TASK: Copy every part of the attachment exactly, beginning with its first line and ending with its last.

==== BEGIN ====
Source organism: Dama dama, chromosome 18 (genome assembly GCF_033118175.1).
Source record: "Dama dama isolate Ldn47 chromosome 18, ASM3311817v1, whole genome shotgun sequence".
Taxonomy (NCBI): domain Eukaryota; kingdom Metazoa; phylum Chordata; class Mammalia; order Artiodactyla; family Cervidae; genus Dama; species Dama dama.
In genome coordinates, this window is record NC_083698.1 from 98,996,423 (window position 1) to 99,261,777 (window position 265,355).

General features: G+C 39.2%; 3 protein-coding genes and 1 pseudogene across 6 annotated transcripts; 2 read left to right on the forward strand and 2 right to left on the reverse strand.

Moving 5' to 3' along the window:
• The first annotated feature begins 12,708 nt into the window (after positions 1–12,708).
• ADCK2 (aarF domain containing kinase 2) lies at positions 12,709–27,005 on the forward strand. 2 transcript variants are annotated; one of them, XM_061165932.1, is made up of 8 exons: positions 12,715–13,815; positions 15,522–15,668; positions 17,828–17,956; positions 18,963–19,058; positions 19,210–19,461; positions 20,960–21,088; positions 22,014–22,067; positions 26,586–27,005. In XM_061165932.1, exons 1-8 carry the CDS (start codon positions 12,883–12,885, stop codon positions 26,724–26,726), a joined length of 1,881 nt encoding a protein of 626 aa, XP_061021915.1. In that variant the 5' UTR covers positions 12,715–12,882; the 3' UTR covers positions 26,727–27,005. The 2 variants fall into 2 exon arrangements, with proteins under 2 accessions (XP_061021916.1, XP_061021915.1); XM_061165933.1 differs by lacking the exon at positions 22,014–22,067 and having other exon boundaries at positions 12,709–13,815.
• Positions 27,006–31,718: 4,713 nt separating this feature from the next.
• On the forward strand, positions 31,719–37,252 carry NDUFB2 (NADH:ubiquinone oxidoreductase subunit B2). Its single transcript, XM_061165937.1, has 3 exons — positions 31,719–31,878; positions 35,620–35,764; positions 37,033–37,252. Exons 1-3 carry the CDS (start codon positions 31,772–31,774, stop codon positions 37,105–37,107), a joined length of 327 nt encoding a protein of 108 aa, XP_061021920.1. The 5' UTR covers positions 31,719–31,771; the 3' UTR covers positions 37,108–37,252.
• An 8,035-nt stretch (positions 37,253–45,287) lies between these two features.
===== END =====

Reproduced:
Source organism: Dama dama, chromosome 18 (genome assembly GCF_033118175.1).
Source record: "Dama dama isolate Ldn47 chromosome 18, ASM3311817v1, whole genome shotgun sequence".
Taxonomy (NCBI): domain Eukaryota; kingdom Metazoa; phylum Chordata; class Mammalia; order Artiodactyla; family Cervidae; genus Dama; species Dama dama.
In genome coordinates, this window is record NC_083698.1 from 98,996,423 (window position 1) to 99,261,777 (window position 265,355).

General features: G+C 39.2%; 3 protein-coding genes and 1 pseudogene across 6 annotated transcripts; 2 read left to right on the forward strand and 2 right to left on the reverse strand.

Moving 5' to 3' along the window:
• The first annotated feature begins 12,708 nt into the window (after positions 1–12,708).
• ADCK2 (aarF domain containing kinase 2) lies at positions 12,709–27,005 on the forward strand. 2 transcript variants are annotated; one of them, XM_061165932.1, is made up of 8 exons: positions 12,715–13,815; positions 15,522–15,668; positions 17,828–17,956; positions 18,963–19,058; positions 19,210–19,461; positions 20,960–21,088; positions 22,014–22,067; positions 26,586–27,005. In XM_061165932.1, exons 1-8 carry the CDS (start codon positions 12,883–12,885, stop codon positions 26,724–26,726), a joined length of 1,881 nt encoding a protein of 626 aa, XP_061021915.1. In that variant the 5' UTR covers positions 12,715–12,882; the 3' UTR covers positions 26,727–27,005. The 2 variants fall into 2 exon arrangements, with proteins under 2 accessions (XP_061021916.1, XP_061021915.1); XM_061165933.1 differs by lacking the exon at positions 22,014–22,067 and having other exon boundaries at positions 12,709–13,815.
• Positions 27,006–31,718: 4,713 nt separating this feature from the next.
• On the forward strand, positions 31,719–37,252 carry NDUFB2 (NADH:ubiquinone oxidoreductase subunit B2). Its single transcript, XM_061165937.1, has 3 exons — positions 31,719–31,878; positions 35,620–35,764; positions 37,033–37,252. Exons 1-3 carry the CDS (start codon positions 31,772–31,774, stop codon positions 37,105–37,107), a joined length of 327 nt encoding a protein of 108 aa, XP_061021920.1. The 5' UTR covers positions 31,719–31,771; the 3' UTR covers positions 37,108–37,252.
• An 8,035-nt stretch (positions 37,253–45,287) lies between these two features.